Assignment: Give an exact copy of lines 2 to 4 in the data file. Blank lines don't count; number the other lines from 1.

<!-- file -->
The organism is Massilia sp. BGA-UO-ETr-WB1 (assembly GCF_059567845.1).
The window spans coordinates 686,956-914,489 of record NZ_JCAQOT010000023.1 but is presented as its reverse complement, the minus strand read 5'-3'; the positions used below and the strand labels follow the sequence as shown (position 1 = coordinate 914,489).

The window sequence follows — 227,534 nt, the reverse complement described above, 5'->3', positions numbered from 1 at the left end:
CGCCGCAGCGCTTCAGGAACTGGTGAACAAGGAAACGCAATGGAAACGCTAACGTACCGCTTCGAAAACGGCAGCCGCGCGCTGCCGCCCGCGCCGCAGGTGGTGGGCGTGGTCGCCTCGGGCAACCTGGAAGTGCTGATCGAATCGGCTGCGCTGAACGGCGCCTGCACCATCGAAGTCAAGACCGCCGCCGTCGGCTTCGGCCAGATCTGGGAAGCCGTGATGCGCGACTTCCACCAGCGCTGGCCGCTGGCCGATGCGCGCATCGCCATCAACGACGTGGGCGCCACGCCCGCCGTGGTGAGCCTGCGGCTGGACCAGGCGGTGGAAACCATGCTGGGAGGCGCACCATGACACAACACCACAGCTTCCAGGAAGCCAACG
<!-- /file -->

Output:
The window spans coordinates 686,956-914,489 of record NZ_JCAQOT010000023.1 but is presented as its reverse complement, the minus strand read 5'-3'; the positions used below and the strand labels follow the sequence as shown (position 1 = coordinate 914,489).

The window sequence follows — 227,534 nt, the reverse complement described above, 5'->3', positions numbered from 1 at the left end:
CGCCGCAGCGCTTCAGGAACTGGTGAACAAGGAAACGCAATGGAAACGCTAACGTACCGCTTCGAAAACGGCAGCCGCGCGCTGCCGCCCGCGCCGCAGGTGGTGGGCGTGGTCGCCTCGGGCAACCTGGAAGTGCTGATCGAATCGGCTGCGCTGAACGGCGCCTGCACCATCGAAGTCAAGACCGCCGCCGTCGGCTTCGGCCAGATCTGGGAAGCCGTGATGCGCGACTTCCACCAGCGCTGGCCGCTGGCCGATGCGCGCATCGCCATCAACGACGTGGGCGCCACGCCCGCCGTGGTGAGCCTGCGGCTGGACCAGGCGGTGGAAACCATGCTGGGAGGCGCACCATGACACAACACCACAGCTTCCAGGAAGCCAACG